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Chick home after narrow escape

A Wairarapa wildlife breeding facility can breathe a sigh of relief as its 122nd kiwi chick returns home after a life-threatening infection.

On April 7, the chick hatched at Pūkaha National Wildlife Centre that’s been designated ‘MB122’ became ill and was taken to Massey University’s Wildbase Hospital eight days later.

Pūkaha biodiversity manager Christine Reed said that young kiwi had to fight an infection and underwent intensive treatment for 18 days, narrowly avoiding the need for surgery.

The one-month-old kiwi was then returned to its Mt Bruce home at Pūkaha on May 3 and received special care in isolation, she said.

“We are pleased to report that he/she recovered well and is back at Pūkaha eating well and putting on weight, and now transferred into our nocturnal house where visitors can see the young kiwi.”

Kiwi MB122 was born with a tuft of white feathers on its head and side, a combination of its brown kiwi mother, Manawa, and white kiwi father, Mapuna.

“It is difficult to sex kiwi at a young age, but we will know the answer to that once we have carried out a DNA test using feathers and as the bird grows and begins calling,” Reed said.

“Males and females have different bill lengths, with females’ being longer, and different calls – females are more raspy and guttural, while males are higher pitched and shrill.”

Since October last year, Pūkaha has hatched five North Island brown kiwi [Apteryx mantelli] from one captive breeding pair.

Kiwi have been released into Pūkaha’s 942ha ngahere [forest] since the start of the new millennium.

However, the wild kiwi population had taken several “hits”, Reed said, due to ferret predations, and there are now fewer in the forest.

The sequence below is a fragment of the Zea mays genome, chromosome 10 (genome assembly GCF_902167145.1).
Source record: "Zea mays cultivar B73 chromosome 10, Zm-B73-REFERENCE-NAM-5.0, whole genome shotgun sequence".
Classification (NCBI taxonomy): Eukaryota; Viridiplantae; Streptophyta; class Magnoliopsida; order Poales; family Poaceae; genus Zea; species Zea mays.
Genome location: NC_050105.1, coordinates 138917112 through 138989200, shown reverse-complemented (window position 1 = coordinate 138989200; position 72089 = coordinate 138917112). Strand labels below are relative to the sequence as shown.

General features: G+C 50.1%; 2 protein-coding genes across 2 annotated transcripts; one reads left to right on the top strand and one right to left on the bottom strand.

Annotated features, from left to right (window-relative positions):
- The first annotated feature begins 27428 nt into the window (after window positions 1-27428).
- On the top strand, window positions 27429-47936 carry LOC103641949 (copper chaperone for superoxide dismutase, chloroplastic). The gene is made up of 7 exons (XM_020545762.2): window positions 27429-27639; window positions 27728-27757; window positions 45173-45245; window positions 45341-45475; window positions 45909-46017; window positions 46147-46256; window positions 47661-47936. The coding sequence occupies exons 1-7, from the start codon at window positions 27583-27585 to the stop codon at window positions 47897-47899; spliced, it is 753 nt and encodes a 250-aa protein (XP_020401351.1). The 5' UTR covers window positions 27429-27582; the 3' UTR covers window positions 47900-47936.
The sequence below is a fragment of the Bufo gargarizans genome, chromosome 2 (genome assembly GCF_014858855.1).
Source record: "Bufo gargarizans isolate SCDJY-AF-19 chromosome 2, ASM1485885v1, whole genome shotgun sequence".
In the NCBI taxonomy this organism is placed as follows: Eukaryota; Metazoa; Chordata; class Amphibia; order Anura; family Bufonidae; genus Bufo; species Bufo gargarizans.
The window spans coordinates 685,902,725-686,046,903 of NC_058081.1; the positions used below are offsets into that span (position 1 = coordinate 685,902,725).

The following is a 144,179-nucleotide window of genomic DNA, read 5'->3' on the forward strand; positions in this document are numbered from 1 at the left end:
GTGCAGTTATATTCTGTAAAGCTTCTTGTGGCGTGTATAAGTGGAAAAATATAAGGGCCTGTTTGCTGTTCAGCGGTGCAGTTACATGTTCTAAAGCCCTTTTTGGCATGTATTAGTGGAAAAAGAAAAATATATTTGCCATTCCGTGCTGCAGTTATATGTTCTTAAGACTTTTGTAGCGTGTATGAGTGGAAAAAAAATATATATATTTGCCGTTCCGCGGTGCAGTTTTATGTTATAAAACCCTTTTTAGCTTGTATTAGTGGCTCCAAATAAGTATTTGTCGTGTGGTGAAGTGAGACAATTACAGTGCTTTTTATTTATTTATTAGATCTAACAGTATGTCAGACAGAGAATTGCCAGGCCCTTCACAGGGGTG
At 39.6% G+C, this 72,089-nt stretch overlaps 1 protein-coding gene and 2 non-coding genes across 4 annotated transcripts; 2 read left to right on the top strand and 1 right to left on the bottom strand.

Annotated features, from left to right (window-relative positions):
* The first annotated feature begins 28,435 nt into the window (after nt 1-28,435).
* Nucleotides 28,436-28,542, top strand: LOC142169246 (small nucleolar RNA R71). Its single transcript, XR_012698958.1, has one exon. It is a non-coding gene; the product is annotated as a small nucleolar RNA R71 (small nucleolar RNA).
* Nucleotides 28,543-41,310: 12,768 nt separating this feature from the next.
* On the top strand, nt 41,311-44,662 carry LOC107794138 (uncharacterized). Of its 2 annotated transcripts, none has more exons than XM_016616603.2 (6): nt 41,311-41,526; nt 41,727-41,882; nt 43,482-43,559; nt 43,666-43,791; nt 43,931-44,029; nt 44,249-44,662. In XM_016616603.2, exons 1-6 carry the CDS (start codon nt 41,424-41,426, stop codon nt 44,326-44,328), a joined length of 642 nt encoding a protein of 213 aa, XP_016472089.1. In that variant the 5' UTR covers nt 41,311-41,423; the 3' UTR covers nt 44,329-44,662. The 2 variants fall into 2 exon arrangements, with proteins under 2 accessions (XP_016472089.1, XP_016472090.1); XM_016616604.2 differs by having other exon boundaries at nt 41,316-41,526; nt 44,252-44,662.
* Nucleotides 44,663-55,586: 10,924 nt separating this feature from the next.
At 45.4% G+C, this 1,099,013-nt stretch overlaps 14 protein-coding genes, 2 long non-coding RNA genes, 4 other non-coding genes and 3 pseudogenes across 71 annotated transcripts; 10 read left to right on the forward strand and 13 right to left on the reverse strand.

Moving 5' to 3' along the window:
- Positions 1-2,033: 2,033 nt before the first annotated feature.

“Our latest estimate is around 10 wild birds,” she said.

“We have found wild-bred birds in some unexpected spots out there, so we do know that there is at least one breeding pair doing well.

“Without intensive predator management, only around 5 per cent of eggs hatched in the wild survive to adulthood.

“Kiwi have been bred at Mount Bruce since the early days of the Wildlife Service [which was part of the Department of Internal Affairs] in the 1960s, and we have held captive birds since.”

Reed said a charity called Save the Kiwi leads a national programme called Operation Nest Egg and takes eggs from the wild for artificial incubation and rearing before the birds are released back into the wild.

“At Pūkaha we have also taken eggs from our ngahere, then hatched and reared them in captivity for release back into the forest,” she said.

“In the past, we have also hatched and reared eggs from Save the Kiwi that have then gone for release back to their source sites at Maungatautari, Kāweka Forest Park, and Remutaka Forest Park.

“The closest other populations are in the Remutukas, as part of the 2010 translocation from Hauturu, and more recently in Wellington, with the return to the West Coast of Makara as part of the “Capital Kiwi Project”.”

There are 15 captive breeding facilities across New Zealand that host kiwis, ranging from one pair to the largest population of 16 at the Otorohanga Kiwi House.

“Pūkaha has a moderate-sized population compared with others,” Reed said.

There are about 70,000 kiwi nationwide – 26,000 North Island brown, 450 rowi, 30,000 tokoeka [southern brown], 1900 little spotted and 15,000 great spotted, she said.

In New Zealand, five species of kiwi have conservation statuses ranging from ‘recovering’ to ‘nationally critical’.

Department of Conservation leads the Kiwi Recovery Group in managing the genetics and transfer of kiwi nationally.

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